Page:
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17 Oct, 2013

Advancing the internationalization of the renminbi

By Bob Gay

Beijing, 2013-10-16, (China Daily) – The European Central Bank’s announcement of a new $350 billion swap agreement with the People’s Bank of China on Oct 10 comes at a curious time.

Namely, we suspect that the current dysfunction in Washington may have accelerated the ECB’s discussions on the matter and may have tipped the scales in favor of early approval. We tend to think of China’s push for swap agreements with other central banks as a key step toward the internationalization of the renminbi. These swap agreements greatly facilitate the widespread use of the RMB in everyday trade transactions.

In particular, if a central bank has ready access to RMB directly from the PBOC, then local banks are much more willing to offer trade financing in RMB to local companies, thereby enhancing its use. For Chinese companies, the direct swap agreements and settlement in RMB reduces the costs of using an intermediary currency such as the US dollar.

In the lingo of the IMF, the swap agreements now with at least 21 central banks including the Bank of England help to make the RMB “widely tradeable”, which in turn is a key step toward the hallowed status of becoming a reserve currency.

The other condition is more difficult to achieve namely, the RMB needs to become “widely used” in international transactions. Some of the main criteria used by the IMF to assess the breadth and depth of currency usage are:

1. Currency composition of reserves (possible supplementary indicators: (I) number of countries holding a currency in reserves; and (II) other foreign currency holdings by monetary authorities)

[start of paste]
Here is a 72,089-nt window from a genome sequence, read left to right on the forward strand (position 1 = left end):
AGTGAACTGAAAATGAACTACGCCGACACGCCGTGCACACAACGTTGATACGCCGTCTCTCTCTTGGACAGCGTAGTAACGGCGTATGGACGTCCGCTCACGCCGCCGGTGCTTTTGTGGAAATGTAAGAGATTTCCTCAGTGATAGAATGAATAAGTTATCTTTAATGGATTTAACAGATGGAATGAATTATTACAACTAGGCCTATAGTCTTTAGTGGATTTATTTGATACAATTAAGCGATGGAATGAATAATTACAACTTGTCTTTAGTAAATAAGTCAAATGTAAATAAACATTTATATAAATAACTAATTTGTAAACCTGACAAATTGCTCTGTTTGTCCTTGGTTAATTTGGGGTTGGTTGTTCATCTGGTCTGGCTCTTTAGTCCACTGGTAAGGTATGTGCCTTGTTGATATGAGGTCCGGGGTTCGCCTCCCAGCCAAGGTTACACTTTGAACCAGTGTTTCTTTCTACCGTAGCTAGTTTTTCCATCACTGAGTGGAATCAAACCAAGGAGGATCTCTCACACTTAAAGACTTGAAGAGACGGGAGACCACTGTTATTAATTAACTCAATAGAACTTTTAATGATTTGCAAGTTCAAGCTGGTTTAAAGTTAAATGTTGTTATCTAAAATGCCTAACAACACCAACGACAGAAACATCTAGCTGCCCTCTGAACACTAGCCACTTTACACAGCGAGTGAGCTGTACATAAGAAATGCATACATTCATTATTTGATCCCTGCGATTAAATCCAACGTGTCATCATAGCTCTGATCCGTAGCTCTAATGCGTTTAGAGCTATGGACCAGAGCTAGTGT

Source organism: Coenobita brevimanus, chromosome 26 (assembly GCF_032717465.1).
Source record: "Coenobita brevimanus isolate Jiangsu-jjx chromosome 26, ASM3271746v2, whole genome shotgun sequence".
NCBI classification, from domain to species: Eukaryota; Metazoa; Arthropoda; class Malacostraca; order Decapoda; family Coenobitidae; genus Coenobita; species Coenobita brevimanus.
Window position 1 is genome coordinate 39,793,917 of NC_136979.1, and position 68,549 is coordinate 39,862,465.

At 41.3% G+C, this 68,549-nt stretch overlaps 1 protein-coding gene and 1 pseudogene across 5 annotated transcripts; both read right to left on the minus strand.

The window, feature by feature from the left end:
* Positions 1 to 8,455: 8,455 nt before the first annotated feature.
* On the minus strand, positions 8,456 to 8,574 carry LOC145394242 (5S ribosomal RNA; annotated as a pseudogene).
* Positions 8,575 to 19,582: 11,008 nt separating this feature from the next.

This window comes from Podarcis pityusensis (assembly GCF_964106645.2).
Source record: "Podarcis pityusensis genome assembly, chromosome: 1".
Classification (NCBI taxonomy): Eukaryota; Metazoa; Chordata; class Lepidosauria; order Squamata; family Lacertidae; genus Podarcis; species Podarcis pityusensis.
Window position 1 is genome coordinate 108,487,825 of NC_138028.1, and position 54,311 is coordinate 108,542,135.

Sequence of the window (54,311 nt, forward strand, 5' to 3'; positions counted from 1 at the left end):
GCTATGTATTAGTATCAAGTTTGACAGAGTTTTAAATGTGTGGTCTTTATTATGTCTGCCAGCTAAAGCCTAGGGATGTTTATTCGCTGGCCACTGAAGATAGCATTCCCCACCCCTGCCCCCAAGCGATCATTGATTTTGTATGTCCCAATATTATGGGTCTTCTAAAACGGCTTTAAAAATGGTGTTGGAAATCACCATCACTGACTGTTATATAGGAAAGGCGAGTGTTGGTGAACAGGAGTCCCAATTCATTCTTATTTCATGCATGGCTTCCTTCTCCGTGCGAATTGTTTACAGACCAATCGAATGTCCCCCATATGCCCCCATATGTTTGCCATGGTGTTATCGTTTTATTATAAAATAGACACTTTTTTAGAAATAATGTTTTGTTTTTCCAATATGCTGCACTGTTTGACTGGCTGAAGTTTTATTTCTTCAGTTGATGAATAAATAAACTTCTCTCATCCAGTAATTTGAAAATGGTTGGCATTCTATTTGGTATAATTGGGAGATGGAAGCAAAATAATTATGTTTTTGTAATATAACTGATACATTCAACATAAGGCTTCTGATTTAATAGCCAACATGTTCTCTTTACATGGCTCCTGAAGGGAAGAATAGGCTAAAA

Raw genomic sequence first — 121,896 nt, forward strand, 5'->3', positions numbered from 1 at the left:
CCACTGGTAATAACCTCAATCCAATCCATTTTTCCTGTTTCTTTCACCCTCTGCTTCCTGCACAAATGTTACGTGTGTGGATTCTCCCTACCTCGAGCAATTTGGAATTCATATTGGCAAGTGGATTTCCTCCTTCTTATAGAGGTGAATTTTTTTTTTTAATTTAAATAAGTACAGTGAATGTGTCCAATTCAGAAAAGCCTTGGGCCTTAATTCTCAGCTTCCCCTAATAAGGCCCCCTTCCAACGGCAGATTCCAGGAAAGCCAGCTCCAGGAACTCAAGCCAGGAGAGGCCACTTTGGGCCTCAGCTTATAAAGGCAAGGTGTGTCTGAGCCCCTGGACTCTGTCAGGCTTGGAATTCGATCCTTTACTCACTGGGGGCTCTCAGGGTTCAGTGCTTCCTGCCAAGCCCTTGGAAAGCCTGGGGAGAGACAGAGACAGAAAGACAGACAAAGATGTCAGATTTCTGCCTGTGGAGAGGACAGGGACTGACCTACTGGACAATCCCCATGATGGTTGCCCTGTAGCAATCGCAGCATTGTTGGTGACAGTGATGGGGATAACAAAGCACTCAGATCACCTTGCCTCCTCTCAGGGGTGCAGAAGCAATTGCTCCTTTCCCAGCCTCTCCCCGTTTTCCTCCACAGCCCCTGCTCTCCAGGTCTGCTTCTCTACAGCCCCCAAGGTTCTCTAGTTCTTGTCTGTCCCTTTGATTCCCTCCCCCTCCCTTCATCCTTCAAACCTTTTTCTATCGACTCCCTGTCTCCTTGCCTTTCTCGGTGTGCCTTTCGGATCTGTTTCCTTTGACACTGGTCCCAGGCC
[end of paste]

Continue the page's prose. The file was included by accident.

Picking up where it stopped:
2. Currency denomination of international banking liabilities

3. Volume of transactions in foreign exchange derivatives markets and over the counter derivatives trade

4. Currency denomination of international debt securities

As one can see from the list, “widely used” entails far greater dimensions than “widely traded” and requires China to move much closer to an open capital account in which foreigners can gain access to RMB-denominated bonds and Chinese savers can gain access to foreign securities. Development of a sovereign yield curve and domestic corporate debt and derivatives markets will take time and will require a well-honed regulatory framework. The PBOC has been actively engaged in these initiatives for several years and one can expect a steady stream of reforms to be announced in the months and year ahead.

In a way, the self-inflicted wounds of the US Congress and quantitative easing by Western central banks have provided a golden opportunity for China to pursue its strategy to internationalize the RMB. China has no other choice if it wants to remain a dominant player in international trade, which of course it does now that almost half the economy is oriented toward exports.

The hard part is to manage the consequences of opening the capital account in the context of legacy issues at home namely the crawling peg for the currency and the overhang of structured products in the shadow banking sector as well as conditions abroad where interest rates are much lower than domestic rates and are likely to remain so for quite awhile, thereby raising the specter of unwanted “hot money” inflows.

The PBOC must deal with the transition issues but can move no faster than its internal regulatory and market reforms that underlie the liberalization of capital flows. Hence, the complex issues related to access and “widespread usage” of the RMB are likely to take longer than the blinding speed at which the RMB has become the world’s eighth most actively traded currency, but the end result no doubt will be the same. We are expecting the IMF to name the RMB as an official reserve currency sometime within the next four or five years.

The author is an economist at Stratton Street Capital, a London-based fixed income manager with a renminbi bond fund.